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The NFLPA* statement on issues preventing a new CBA

Drew Brees

New Orleans Saints quarterback Drew Brees leaves after football labor negotiations with the NFL involving a federal mediator in Washington Thursday, March 3, 2011.(AP Photo/Alex Brandon)


The end of federal mediation between the NFL and NFLPA included such a flurry of statements and press conferences that we still haven’t got to addressing them all.

In response to the NFL’s summary of its final proposal to the union last night, the NFLPA* posted their own summary on of why the NFL’s offer was unacceptable.

The end of negotiations has caused both sides to increase their transparency to fans. Or at least their separate versions of transparency.

Alex Marvez of put it best: “After digesting nfl/nflpa claims & responses on proposals to the other party, I’m wondering whether both sides were even in the same building.”

The full NFLPA statement is after the jump. Take a look at what the NFL is claiming they offered and you’ll see how they aren’t even speaking the same language.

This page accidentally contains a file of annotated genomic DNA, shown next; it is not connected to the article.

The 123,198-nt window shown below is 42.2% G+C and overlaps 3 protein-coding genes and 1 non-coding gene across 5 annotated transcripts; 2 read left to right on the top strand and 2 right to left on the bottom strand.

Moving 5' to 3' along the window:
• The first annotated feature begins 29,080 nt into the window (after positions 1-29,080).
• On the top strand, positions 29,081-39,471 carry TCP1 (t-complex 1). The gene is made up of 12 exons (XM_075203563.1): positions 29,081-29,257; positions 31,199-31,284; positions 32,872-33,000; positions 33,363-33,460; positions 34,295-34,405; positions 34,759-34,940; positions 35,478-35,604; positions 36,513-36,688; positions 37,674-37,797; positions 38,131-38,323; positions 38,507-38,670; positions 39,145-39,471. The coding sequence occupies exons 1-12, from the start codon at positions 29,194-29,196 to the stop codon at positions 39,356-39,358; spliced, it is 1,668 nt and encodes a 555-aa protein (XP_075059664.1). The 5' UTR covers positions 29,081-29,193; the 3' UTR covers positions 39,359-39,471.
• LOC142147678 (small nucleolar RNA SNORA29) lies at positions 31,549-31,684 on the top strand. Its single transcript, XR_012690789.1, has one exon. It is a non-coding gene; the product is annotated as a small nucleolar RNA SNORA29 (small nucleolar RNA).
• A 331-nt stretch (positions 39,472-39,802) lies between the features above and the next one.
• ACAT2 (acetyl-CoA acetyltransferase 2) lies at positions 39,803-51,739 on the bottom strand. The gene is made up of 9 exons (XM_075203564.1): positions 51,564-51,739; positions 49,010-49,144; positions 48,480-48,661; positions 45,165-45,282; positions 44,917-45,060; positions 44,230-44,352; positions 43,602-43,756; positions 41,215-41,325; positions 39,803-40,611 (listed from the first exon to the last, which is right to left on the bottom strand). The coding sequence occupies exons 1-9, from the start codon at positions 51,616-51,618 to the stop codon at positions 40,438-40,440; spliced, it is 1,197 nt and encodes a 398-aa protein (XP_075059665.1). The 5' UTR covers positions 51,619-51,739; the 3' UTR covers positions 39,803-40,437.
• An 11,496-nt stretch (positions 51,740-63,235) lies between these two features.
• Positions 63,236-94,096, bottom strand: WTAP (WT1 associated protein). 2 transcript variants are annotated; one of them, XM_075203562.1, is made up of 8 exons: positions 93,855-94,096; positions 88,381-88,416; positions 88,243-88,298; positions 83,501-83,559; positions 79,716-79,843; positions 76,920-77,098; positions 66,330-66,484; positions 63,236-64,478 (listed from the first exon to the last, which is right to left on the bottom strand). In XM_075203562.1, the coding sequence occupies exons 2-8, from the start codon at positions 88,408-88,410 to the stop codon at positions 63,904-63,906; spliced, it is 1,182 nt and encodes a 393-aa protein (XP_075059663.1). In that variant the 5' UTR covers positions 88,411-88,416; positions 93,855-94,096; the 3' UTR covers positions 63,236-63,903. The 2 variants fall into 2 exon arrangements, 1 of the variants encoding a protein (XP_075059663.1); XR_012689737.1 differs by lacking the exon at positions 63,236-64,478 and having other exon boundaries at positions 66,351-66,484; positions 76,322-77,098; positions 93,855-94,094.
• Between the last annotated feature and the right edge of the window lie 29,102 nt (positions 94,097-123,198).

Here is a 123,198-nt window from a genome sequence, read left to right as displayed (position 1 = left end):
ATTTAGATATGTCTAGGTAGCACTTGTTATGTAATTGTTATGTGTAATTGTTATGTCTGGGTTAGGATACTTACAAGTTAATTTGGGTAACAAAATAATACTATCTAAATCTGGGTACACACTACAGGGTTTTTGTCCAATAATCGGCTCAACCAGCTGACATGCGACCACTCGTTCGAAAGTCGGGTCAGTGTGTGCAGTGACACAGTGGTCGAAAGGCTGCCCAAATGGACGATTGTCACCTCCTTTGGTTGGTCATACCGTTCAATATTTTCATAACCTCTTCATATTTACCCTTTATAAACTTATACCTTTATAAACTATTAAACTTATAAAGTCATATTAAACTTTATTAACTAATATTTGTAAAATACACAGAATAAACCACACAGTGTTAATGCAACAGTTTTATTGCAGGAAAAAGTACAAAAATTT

“The NFL demanded a multi-billion dollar giveback and refused to provide any legitimate financial information to justify it.

The NFL’s offer on March 7 to give the NFLPA a single sheet of numbers was NOT financial disclosure. The players’ accountants and bankers advised that the “offered” information was meaningless: only two numbers for each year.

The NFL wanted to turn the clock back on player compensation by four years, moving them back to where they were in 2007.

The NFL offered no proposal at all for long-term share of revenues.

NFL demanded 100% of all revenues which went above unrealistically low projections for the first four years.

The NFL refused to meet the players on significant changes to in-season, off-season or pre-season health and safety rules.

The NFL kept on the table its hypocritical demand for an 18-game season, despite its public claims to be working toward improving the heath and safety of players.

The NFL wanted cutbacks in payer workers’ compensation benefits for injured players.

The NFL sought to limit rookie compensation long after they become veterans — into players’ fourth and fifth years


The players offered repeatedly to continue working under the existing CBA, but were rejected by the NFL five times.

Despite publicly admitting no club was losing money, that TV ratings, sponsorship money, etc. were at an all time high, the NFL continued to insist on an 18-percent rollback in the players’ share of revenues and continue to deny the NFLPA’s request for justification.”